That said, cults are not necessarily religious in nature. For instance, there are also political cults (whose followers are willing to give their all), commercial cults (think of the fervor of your local multi-level-marketing enthousiast), and even one-on-one cults — relationships in which one person has a cult-like control over his or her partner. [Note that some commercial cults also market themselves as 'religions'].
Some self-improvement seminars take what many consider to be a cult-like approach. Many hate groups and other extremist movements likewise have a cult-like system of beliefs and practices. Too, one commercial cult that claims to be a religion is widely considered to be nothing but a money-making scheme operated in a cult-like fashion.
Cult experts: Activists vs. Educators vs. Defenders
Most cult experts are activists in the sense that they want to help people stay out– or get out of cults.
Some cult experts are educators in the sense that they are information providers who, generally speaking, take a neutral approach to the subject.
A small number of, for the most part, academics have gained a reputation for defending cults. Some do so in an effort to provide what they consider to be ‘neutral’ information. Others claim to defend a group’s ‘human rights.’
Most educators are not cult apologists, but those who do defend cults should not be relied upon as cult experts.
Deprogramming, Exit Counseling, Thought Reform Consultation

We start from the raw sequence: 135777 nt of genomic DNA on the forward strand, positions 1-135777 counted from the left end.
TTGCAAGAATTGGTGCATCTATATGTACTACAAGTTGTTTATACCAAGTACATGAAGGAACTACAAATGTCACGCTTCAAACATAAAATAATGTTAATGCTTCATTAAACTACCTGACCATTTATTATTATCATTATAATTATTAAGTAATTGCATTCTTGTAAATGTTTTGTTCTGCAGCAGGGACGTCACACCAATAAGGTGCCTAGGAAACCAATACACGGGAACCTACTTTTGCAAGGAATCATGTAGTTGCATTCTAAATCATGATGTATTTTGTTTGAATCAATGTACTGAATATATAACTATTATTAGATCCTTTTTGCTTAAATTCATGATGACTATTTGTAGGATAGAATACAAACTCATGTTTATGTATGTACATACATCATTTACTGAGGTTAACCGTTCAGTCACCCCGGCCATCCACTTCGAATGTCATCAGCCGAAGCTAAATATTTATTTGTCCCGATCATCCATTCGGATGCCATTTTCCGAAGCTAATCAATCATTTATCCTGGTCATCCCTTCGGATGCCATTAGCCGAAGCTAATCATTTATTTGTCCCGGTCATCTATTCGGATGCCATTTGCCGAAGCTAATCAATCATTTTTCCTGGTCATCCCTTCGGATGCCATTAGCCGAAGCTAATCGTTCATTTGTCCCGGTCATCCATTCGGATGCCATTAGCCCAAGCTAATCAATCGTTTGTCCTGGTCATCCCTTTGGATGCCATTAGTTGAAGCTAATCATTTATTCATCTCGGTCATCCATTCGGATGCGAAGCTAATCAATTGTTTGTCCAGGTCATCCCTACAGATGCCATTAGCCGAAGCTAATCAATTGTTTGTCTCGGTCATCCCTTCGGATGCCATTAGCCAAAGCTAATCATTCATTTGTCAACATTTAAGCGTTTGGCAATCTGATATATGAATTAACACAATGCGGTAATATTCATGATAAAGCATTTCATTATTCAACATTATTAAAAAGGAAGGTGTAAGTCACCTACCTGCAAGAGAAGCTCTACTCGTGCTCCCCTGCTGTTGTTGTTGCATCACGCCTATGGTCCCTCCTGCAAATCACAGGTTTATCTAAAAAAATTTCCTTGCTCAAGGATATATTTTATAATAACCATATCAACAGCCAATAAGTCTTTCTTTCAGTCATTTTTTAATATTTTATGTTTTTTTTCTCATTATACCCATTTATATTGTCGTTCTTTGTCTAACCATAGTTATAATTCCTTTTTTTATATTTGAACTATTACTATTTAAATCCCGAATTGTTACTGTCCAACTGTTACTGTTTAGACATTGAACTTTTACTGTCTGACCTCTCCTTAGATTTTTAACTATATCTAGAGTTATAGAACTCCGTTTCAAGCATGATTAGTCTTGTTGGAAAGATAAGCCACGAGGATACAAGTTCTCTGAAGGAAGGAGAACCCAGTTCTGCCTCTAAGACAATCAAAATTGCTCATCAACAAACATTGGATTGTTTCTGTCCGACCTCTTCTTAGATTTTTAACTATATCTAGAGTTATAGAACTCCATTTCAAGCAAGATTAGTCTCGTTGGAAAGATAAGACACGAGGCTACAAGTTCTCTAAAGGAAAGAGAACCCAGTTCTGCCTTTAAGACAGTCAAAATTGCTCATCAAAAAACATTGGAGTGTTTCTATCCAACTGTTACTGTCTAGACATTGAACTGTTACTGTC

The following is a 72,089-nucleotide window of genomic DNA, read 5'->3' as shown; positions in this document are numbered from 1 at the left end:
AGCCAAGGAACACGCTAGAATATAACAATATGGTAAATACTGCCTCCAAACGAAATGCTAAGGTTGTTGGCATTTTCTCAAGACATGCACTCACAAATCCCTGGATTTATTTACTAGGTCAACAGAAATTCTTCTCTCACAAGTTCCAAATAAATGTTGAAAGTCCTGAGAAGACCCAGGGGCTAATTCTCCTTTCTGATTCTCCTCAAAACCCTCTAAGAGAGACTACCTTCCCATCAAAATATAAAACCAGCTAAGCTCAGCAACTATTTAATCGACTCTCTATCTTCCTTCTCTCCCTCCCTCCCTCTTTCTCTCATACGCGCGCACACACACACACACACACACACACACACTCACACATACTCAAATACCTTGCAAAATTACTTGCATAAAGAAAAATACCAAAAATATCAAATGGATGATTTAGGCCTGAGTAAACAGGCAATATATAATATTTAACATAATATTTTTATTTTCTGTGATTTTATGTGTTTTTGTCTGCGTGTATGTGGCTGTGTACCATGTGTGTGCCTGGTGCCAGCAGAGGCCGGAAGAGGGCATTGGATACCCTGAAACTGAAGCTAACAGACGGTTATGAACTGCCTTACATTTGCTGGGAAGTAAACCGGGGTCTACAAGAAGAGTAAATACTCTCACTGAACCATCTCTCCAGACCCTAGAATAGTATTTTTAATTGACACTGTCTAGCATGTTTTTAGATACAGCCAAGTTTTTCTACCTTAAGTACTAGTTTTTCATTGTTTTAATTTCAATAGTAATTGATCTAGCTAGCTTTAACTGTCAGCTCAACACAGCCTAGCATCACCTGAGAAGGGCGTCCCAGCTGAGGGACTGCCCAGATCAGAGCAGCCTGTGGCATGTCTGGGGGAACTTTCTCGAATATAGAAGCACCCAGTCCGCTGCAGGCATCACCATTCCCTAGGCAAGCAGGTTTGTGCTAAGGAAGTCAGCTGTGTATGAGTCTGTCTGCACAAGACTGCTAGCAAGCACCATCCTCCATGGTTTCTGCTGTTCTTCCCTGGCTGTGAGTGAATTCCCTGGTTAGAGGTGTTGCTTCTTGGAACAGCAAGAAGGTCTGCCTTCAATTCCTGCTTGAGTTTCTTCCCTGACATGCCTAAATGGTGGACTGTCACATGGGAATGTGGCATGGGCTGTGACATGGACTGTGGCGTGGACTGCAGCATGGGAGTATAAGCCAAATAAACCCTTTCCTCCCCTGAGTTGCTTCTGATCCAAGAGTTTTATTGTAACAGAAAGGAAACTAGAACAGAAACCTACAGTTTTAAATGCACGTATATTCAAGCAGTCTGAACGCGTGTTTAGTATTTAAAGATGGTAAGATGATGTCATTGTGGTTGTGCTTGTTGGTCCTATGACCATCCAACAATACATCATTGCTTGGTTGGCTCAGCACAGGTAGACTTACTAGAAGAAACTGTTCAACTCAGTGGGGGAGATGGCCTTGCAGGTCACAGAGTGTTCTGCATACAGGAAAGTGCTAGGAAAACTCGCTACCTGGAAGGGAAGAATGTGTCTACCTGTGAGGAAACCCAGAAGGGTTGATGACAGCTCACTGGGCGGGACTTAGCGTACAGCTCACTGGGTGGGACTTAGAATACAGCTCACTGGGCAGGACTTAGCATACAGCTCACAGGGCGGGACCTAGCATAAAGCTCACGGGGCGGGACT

Cult experts use various approaches, depending on the perspective they operate from — but also on their background, education, or professional affiliations.
Experts who operate primarily from a theological perspective use arguments from scripture to demonstrate how the teachings and/or practices of certain teachers, groups and movements differ from those of, say, the Christian faith. They do so in an effort to persuade people either not to join certain groups, or to leave such movements.
Cult experts who operate as activists from a primarily sociological perspective use various forms of counseling in their efforts to get people to leave cults.
Do you need a cult expert?
Some cult experts operate from a philanthrophic motivation, while others merely consider it (part of) their job. Some have received academic training and are licensed mental health professionals. Others are self-taught and unlicensed. The field has also attracted a few loose canons who — while often brilliant at self-promotion — tend to be shunned by the majority of cult experts.
When selecting a cult expert, it pays to first do some research (resources listed below). Be especially on your guard when fees are involved. Some people have ended up paying thousands of dollars where free or low-cost counseling would have sufficed. Too, often a thorough reading of one or two books on the subject would have been just as — if not more — effective.
• If you think you need a cult expert, please visit CultExperts.org
• Guide to selecting a cult expert/counselor
• If you’d like to learn more about cults, see Cult Definition and CultFAQ
• Cult Information Search Engine